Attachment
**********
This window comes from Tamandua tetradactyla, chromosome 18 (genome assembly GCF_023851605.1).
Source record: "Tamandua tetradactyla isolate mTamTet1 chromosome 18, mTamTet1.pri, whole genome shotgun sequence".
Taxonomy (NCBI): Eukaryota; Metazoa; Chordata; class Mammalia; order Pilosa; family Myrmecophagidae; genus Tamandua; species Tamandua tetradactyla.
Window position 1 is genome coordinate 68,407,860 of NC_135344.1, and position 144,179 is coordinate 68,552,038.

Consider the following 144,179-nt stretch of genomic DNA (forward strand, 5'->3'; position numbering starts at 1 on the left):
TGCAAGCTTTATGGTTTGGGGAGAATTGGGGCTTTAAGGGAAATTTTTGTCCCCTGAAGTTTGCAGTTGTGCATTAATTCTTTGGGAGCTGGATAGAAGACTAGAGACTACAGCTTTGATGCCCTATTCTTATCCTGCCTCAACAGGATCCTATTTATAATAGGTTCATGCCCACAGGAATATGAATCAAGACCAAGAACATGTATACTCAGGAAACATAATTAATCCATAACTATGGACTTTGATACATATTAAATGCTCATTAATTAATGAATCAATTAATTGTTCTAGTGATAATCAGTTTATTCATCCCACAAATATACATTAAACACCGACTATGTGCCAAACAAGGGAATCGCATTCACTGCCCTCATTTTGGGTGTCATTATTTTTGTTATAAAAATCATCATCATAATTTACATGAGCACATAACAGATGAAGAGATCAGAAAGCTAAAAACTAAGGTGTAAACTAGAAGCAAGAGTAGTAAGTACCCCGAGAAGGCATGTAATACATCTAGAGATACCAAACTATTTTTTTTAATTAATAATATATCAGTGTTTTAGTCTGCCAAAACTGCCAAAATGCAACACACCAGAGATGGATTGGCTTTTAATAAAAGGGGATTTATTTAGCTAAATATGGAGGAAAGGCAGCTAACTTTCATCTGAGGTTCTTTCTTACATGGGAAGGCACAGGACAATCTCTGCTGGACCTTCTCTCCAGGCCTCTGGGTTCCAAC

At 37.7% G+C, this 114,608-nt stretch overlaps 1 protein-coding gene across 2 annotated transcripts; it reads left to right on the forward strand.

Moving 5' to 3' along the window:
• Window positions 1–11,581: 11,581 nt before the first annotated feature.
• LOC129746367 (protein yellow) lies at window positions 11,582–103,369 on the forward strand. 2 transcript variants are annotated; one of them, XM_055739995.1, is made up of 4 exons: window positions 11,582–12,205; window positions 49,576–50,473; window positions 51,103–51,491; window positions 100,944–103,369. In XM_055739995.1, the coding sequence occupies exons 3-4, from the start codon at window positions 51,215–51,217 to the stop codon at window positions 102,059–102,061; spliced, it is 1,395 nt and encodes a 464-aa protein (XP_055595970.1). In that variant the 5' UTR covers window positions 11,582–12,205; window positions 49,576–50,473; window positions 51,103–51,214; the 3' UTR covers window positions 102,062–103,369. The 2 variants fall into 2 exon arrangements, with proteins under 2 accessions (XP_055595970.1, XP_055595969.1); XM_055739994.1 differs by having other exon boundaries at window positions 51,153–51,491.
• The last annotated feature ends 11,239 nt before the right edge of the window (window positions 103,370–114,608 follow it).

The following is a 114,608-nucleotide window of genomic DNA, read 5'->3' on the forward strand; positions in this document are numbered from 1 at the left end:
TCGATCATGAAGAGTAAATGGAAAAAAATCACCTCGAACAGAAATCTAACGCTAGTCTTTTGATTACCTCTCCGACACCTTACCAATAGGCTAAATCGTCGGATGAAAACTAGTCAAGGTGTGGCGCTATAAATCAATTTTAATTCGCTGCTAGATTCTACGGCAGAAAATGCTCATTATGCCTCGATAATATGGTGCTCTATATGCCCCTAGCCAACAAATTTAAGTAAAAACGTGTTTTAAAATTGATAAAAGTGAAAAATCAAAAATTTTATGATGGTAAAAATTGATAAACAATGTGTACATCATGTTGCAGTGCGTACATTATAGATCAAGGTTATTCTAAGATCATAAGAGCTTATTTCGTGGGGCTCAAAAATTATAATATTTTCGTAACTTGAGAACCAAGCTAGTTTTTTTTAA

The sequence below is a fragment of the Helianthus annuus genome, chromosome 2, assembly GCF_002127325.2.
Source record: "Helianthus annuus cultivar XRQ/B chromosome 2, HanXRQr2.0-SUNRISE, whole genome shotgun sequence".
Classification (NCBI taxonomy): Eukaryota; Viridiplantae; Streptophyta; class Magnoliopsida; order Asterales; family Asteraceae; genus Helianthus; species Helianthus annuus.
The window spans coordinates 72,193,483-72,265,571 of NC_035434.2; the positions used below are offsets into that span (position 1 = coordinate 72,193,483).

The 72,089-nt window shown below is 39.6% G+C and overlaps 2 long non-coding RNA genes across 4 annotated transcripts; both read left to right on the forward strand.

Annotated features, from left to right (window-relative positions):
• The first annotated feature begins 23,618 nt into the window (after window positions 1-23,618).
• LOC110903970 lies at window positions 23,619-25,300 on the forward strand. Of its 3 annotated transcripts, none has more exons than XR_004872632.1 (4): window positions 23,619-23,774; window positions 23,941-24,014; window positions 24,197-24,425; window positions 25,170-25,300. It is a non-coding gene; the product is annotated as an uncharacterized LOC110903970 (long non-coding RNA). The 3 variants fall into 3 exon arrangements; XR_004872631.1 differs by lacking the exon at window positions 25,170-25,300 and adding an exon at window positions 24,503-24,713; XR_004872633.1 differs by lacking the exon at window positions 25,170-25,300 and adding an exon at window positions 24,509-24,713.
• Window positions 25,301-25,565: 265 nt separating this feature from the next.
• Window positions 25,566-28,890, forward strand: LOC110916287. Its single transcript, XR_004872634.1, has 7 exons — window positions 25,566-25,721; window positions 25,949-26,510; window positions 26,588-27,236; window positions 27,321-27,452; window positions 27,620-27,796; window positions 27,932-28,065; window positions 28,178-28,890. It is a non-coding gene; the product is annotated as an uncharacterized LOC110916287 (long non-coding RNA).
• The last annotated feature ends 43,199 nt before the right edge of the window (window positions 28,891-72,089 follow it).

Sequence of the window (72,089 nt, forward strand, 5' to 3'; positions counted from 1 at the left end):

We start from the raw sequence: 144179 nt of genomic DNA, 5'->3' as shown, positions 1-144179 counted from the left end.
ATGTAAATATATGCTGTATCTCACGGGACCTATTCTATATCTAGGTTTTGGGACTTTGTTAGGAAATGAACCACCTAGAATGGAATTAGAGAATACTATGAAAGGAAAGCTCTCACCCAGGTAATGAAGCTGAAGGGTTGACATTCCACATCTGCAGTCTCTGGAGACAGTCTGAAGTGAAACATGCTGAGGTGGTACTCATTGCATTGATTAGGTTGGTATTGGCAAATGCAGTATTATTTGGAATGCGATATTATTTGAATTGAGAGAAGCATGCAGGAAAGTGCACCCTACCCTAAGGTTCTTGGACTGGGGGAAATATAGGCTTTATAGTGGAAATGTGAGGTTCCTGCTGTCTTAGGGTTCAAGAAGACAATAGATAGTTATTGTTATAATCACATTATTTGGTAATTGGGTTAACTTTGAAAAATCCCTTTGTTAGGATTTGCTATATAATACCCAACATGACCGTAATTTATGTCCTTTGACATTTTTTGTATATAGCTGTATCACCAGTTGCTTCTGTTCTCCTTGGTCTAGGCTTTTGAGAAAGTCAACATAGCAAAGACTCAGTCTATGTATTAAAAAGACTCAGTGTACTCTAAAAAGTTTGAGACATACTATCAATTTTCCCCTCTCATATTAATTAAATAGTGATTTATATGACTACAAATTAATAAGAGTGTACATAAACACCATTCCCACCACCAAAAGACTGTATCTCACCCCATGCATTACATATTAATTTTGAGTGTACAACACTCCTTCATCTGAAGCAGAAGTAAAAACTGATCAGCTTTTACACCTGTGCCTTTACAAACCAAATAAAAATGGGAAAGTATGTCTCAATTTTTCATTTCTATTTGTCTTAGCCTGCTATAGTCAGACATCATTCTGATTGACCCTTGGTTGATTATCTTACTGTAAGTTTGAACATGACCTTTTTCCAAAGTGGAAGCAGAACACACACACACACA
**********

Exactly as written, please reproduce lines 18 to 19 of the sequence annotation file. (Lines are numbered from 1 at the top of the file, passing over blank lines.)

The 72,089-nt window shown below is 39.6% G+C and overlaps 2 long non-coding RNA genes across 4 annotated transcripts; both read left to right on the forward strand.

Annotated features, from left to right (window-relative positions):